Continuing the 2017 Mountaineer preview series, we now turn our attention to Sophomore receiver Marcus Simms. West Virginia’s receiving corps is a bit of an unknown entity coming into 2017 and never has there been a more opportune time for an underclassmen to emerge and broadcast him name on the national stage. Marcus Simms just might be the player to do that this season for the Mountaineers.
Marcus Simms, WR, #8
Hometown: Sandy Spring, Maryland
High School: Sherwood High School
How he got to Morgantown
A consensus first team all-state player his senior year, Simms had multiple Power 5 offers including Maryland, Pitt and Boston College and was garnering interest from Penn State. However, when erstwhile receivers coach Lonnie Galloway came calling, the deal was essentially sealed. Simms ended up committing in March of 2015 and stayed solid all the way up to his enrollment at West Virginia that summer.
Much has been made about the state of the Mountaineers receiving corps heading into the 2017 season. Granted, when you subtract Shelton Gibson and Daikiel Shorts’ production, there are few proven stars that return to Tyron Carrier’s unit out wide. The skeptics among us see this as a glaring weakness and a sure sign that West Virginia’s passing game will regress greatly as a byproduct. However, those of us that care to read between the lines and follow the program closely know that there is a bevvy of talent just waiting for its chance to emerge.
Simms may not be on the national media’s radar yet, but he’s already starting to gain a good amount of attention from within the mountain state. Simms already possessed elite speed, but he’s now added nearly 20 pounds of muscle to his long 6’0” frame this off season. That combination of speed and added size out at the ‘X’, where Simms seems to have staked out a starting role, has the makings of a lethal target out wide that can stretch the field on a consistent basis. Of course, with Shelton Gibson now attempting to make an NFL roster and Jovon Durante’s status with the team looking more and more uncertain, Marcus Simms essentially holds a golden ticket to become Will Grier’s favorite big play weapon.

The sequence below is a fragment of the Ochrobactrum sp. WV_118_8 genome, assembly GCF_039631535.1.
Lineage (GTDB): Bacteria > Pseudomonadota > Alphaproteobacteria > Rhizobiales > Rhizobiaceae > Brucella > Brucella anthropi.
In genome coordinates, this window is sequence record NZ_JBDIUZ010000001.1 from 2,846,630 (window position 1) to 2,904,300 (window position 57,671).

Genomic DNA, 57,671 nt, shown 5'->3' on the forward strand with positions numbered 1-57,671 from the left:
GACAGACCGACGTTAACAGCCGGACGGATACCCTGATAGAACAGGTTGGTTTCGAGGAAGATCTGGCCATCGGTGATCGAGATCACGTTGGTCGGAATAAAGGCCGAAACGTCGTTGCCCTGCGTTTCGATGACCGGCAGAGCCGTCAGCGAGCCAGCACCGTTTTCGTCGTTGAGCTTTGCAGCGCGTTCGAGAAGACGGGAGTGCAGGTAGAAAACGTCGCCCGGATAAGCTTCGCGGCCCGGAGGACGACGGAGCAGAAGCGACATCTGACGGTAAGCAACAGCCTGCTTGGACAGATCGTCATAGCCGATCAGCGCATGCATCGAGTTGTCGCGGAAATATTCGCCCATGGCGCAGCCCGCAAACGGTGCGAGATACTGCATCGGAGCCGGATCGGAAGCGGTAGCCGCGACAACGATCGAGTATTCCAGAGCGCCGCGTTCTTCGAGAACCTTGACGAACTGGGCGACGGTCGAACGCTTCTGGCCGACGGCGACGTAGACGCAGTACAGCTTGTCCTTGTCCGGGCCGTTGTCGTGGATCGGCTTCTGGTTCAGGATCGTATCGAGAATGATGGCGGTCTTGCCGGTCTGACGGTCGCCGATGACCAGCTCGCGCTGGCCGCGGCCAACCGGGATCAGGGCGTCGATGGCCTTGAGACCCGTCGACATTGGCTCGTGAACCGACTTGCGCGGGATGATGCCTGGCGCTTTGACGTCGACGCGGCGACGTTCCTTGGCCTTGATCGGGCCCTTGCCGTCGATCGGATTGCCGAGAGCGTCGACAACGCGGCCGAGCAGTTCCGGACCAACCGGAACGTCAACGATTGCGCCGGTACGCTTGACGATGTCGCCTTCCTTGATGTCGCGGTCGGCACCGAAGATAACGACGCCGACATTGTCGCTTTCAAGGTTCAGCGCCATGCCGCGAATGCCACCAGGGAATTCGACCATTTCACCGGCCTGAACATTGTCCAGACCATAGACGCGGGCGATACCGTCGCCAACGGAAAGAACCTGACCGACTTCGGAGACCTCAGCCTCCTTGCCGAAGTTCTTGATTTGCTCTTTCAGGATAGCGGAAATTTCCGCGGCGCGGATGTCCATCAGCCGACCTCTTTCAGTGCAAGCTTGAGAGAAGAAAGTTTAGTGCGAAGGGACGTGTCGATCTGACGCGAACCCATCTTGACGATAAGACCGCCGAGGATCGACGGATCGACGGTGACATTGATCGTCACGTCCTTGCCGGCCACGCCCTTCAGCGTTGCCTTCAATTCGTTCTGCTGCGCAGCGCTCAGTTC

2017 Dream Season
Based on the national media’s perception of West Virginia’s offense, Will Grier doesn’t have an arsenal to speak of at the wide receiver position. I can’t imagine a better scenario for Tyron Carrier’s group in 2017. While Ka’Raun White and Gary Jennings and, to a certain extent, David Sills have proven that they can make plays in big games, Marcus Simms is still out on the periphery. That could very well change in 2017. If Simms can find the right formula to make good on his speed and football IQ, Simms could have a breakout season and emerge as West Virginia’s #1 deep threat at the ‘X’ position. What does that look like on paper? Something in the neighborhood of 500-600 yards and six touchdowns, while making some noise on special teams, taking two kicks to the house and all the while setting the stage for an all-Big 12 season in 2018.